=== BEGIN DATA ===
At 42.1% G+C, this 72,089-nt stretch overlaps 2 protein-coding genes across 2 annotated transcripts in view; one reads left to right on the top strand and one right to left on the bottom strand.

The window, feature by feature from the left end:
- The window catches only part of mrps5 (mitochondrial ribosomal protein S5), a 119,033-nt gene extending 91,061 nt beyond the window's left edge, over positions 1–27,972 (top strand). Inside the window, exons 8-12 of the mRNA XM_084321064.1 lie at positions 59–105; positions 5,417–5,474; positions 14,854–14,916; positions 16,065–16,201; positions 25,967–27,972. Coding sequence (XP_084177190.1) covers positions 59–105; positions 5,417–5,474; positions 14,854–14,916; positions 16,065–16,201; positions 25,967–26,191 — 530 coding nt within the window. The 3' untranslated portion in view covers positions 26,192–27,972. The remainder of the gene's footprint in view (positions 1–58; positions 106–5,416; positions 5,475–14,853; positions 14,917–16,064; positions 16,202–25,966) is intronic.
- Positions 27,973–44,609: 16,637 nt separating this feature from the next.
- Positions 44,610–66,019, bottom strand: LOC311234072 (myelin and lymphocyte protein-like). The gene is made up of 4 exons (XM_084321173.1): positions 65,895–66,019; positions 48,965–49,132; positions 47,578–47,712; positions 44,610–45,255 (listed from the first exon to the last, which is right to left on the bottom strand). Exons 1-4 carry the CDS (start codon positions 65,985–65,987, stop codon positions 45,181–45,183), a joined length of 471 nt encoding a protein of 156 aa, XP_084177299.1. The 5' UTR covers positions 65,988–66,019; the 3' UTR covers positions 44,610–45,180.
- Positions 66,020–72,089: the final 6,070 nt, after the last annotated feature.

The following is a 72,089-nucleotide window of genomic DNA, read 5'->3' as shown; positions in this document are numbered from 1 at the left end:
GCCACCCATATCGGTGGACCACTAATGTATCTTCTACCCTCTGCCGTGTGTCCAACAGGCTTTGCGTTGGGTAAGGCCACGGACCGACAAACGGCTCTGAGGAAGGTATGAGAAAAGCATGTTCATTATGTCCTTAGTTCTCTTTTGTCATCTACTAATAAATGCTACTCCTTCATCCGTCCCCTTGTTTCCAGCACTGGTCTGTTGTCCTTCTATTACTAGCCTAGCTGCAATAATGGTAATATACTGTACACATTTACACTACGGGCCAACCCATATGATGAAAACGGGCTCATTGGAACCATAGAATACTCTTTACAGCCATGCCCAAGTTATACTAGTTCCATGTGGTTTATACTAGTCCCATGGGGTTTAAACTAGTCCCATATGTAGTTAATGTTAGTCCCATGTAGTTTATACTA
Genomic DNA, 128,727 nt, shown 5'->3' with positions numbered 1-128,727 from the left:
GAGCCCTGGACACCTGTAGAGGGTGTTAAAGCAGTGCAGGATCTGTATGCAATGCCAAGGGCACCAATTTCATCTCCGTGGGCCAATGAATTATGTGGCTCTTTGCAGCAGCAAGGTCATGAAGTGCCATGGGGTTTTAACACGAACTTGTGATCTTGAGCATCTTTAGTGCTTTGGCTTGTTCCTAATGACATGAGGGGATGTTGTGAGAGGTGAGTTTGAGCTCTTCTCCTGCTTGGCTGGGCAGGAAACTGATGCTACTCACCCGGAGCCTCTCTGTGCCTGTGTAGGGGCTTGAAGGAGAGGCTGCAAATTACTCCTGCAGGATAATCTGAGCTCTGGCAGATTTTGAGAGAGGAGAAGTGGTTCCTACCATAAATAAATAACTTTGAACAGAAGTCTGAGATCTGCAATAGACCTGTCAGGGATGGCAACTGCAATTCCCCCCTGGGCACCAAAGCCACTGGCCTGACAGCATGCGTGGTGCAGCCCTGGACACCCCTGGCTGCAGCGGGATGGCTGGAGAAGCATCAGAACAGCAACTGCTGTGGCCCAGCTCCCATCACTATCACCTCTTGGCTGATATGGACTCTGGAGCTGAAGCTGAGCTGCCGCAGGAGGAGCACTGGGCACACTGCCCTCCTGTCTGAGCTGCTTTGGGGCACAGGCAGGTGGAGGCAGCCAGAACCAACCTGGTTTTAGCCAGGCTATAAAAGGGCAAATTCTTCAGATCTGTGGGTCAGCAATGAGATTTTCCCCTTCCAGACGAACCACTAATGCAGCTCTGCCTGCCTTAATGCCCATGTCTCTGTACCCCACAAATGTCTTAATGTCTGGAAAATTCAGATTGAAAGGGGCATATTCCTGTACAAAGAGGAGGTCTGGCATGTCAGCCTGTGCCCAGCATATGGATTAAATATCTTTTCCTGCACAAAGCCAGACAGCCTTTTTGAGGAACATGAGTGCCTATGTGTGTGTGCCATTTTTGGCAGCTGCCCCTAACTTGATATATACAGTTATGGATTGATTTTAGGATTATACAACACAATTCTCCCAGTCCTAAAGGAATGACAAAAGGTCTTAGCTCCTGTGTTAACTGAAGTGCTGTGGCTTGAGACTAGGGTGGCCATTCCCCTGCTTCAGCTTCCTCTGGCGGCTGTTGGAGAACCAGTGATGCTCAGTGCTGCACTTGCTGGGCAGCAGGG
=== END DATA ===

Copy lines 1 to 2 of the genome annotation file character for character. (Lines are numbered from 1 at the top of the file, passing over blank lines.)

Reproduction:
At 42.1% G+C, this 72,089-nt stretch overlaps 2 protein-coding genes across 2 annotated transcripts in view; one reads left to right on the top strand and one right to left on the bottom strand.

The window, feature by feature from the left end: